Click the “run” button and now see what you have. You’ll notice that by changing the attack value to create a louder sound on beat 1 and softening the attack on the And beats has helped to create some push-pull and also accent measure changes.
Now we’ve got a steady rhythm of hats. Obviously however, we want to add some additional drums into the mix. Lets add a kick drum.
Select a kick or bass drum from your drum patch. Lets then start by adding a drum kick on beats 1, 7, 11 and 15. Lets make beat 1 a hard kick, beat 7 and 15 a medium kick and beat 11 a soft kick.
Now we’ve got the beginnings of a great groove. What we need now is a snare to really bring out that push-pull groove we want. Lets add a medium attack snare on beats 5 and 13.
Now that’s sounding more complete! We now have a drum loop that sounds like this.
This is the basics of drum sequencing from a technical standpoint. Clearly, there’s more to it than that however. We need to think about how drums are used in music and what devices they use to create certain feeling and mood.
The drum loop we’ve created here is a solid rock groove, but lets be realistic, we don’t want that single measure loop repeating itself ad-Infinitum throughout our entire song or track. So lets talk a bit about what we can do to turn this single loop into a drum groove for our production project.
Alteration: The first thing we should think about when programming our drums is that a drummer doesn’t play the same drum loop over and over throughout a song or track. The drum pattern tends to change and it does so frequently. A good way to go about this is to create three to four separate drum patterns and interchanging them throughout the song. Perhaps one pattern is used for the chorus. Another for the refrain, and yet another for the chorus and bridge.
Fills: Drummers use what’s known as a fill to signal a change or buildup in the music. Fills are generally created by traversing the tom’s and snare in a “roll” with a buildup towards a large crash symbol hit on the 1 beat of the next measure. It breaks up some monotony while signaling the band that a new section of music is on it’s way. Obviously the snare and tom rolls aren’t the only types of fills. Experiment with sounds and rhythmic patterns to create fills that fit the production you’re working on.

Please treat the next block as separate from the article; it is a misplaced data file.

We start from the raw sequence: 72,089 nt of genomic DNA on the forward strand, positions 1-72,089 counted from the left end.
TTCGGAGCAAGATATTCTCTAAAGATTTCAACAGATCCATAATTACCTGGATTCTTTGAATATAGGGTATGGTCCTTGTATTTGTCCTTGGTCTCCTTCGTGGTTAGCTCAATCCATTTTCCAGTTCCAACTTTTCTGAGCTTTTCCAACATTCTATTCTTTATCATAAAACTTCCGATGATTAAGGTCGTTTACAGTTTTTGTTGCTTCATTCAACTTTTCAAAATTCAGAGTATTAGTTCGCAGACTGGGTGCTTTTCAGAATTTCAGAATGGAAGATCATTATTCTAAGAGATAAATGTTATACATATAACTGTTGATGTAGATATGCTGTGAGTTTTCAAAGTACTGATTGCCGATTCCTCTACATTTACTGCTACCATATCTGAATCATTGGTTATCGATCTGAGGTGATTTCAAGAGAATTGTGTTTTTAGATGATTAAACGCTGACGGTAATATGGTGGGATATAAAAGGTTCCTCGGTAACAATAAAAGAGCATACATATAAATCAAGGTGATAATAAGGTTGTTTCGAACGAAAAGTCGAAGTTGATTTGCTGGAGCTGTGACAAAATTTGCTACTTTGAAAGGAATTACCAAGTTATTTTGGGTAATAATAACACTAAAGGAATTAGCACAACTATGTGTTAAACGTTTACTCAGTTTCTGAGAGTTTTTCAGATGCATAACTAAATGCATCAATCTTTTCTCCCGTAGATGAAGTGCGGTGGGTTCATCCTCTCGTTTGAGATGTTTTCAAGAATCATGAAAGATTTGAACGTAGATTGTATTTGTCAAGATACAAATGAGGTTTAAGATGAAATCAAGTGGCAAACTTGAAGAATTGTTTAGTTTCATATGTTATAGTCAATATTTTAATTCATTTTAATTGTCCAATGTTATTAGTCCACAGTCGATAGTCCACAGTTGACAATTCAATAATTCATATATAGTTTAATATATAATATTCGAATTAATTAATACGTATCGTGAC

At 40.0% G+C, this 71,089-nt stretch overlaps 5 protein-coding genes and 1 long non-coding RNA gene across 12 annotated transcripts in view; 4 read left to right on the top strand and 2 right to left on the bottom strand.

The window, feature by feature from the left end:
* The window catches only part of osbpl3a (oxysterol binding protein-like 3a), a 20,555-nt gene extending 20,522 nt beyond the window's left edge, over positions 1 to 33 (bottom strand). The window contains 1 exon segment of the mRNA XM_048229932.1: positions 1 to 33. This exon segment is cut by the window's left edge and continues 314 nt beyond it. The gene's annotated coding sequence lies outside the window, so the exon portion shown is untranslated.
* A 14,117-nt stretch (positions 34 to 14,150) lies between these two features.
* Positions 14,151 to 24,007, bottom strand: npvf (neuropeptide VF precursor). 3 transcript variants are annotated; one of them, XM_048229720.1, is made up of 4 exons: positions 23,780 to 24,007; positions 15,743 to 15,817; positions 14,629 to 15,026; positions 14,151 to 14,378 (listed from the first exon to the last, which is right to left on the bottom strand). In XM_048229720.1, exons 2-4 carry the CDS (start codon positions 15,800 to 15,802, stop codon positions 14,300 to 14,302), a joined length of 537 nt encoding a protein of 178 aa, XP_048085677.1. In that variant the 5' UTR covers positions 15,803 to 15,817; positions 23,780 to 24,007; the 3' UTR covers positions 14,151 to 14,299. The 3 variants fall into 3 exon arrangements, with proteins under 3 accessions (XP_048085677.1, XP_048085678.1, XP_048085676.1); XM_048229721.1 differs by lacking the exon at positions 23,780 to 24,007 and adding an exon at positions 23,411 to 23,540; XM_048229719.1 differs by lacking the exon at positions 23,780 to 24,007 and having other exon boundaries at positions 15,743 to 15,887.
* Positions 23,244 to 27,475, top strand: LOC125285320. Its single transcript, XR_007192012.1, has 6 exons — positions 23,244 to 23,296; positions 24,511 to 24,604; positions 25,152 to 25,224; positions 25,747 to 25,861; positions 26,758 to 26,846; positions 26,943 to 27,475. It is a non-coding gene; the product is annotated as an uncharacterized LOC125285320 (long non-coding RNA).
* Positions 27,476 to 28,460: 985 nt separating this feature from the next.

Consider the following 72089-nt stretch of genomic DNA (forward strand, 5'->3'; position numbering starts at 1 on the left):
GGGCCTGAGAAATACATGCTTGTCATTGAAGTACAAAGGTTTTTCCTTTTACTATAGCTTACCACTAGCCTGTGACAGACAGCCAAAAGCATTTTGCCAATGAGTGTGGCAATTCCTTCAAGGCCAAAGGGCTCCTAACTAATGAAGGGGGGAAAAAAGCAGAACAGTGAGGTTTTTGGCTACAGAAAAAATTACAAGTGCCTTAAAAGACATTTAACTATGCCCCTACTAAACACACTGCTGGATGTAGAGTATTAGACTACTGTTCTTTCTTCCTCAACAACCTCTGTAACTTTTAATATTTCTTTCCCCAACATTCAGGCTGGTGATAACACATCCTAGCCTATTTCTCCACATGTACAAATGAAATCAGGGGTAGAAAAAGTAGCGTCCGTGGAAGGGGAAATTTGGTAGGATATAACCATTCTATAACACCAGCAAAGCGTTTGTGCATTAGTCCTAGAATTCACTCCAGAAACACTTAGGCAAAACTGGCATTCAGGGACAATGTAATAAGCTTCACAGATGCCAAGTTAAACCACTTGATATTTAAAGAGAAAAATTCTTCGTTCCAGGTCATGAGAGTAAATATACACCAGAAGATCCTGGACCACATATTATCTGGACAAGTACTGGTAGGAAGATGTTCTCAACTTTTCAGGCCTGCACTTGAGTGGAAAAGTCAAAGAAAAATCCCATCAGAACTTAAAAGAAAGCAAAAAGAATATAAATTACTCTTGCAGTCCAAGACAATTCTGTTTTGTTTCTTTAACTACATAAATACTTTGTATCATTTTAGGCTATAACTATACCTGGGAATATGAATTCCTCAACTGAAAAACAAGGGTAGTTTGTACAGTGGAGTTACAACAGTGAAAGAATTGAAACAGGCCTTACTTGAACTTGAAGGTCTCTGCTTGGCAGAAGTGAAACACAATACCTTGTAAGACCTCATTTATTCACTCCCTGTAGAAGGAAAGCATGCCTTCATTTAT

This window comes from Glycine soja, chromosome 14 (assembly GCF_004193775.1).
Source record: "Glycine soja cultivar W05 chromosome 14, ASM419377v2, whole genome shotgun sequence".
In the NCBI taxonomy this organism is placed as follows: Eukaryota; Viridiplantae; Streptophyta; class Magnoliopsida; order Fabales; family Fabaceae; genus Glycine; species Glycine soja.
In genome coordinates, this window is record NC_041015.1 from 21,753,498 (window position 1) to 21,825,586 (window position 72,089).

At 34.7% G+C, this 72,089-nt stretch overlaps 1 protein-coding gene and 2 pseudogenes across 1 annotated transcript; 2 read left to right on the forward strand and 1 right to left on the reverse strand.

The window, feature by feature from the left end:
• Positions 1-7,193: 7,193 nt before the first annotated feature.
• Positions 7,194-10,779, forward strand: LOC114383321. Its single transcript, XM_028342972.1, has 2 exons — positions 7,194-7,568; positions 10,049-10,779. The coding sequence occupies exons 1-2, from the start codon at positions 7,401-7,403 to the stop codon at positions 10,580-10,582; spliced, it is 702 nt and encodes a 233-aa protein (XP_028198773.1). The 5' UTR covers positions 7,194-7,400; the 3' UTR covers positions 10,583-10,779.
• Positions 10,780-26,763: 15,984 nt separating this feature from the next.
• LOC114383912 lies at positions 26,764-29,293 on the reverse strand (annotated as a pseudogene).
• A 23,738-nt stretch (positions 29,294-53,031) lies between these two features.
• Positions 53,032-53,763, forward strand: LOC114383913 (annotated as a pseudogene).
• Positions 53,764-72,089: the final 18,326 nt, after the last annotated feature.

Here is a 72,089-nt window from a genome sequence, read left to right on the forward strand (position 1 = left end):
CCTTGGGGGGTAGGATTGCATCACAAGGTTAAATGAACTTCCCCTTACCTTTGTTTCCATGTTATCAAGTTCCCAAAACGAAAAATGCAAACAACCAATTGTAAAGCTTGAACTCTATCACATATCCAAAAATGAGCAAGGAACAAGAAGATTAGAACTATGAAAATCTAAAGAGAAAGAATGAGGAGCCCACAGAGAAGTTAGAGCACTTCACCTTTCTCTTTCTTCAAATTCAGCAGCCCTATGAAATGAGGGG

Silence: An abrupt stop in the drums for a quarter, half, or even a full or multiple measures can really create tension in the rhythm sections of your song. Only to come back in on a hard kick and crash. This is another great way to signal the coming of a new musical passage.
Humanistic Elements: Since drummers are human, they make mistakes. Some of the sounds that are created have started becoming intentional. The flam for instance. Where a drummer hits the stick on the edge of the drum instead of the sound surface. Then there’s the simple fact that almost nobody can keep perfect time when adding elements that are on 8th, 16th, 32nd note intervals. This odd meter without perfection creates what we consider groove and can be emulated on a drum machine by using the “shuffle” feature. Adding a small amount of shuffle to your drum patterns can go a long way to creating a realistic drum section.
Amplitude: A human drummer doesn’t, but more importantly can’t play every note at the same volume. Making sure that your drum patterns include peaks and valleys in amplitude on the note strikes helps create groove and keeps the pattern from sounding too mechanical.
Human Impossibility: Does the drum pattern you are creating work from a humanistic standpoint? Drummers have two hands and two feet to use while playing drums. For instance it’s impossible to play an open hi hat and a closed hi hat at the same time. Most higher end drum sequencers know what is and isn’t possible and will disallow you from creating drum patterns as such. Some however don’t. That’s not to say there isn’t room for the impossible. After all, we’re programming drums, not playing them. There’s room for impossibility.
When taking all of these items into account, it’s easy to create drum patterns that will create movement and depth to any recording project.
This article is meant to be an introduction to drum sequencing. We will delve further into arranging the drum patterns we create and into more in-depth techniques such as creating programs with resolutions beyond 16 beat measures. We will look at this as we build our production from our ground up.
The next item we’re going to be taking a look at before we can really get started is how to use a sequencer’s piano roll.
Spend some time this week playing around with drum machines and drum patterns. Create fill patterns, differentiate and think about drums in a humanistic way.
Until next week, happy recording!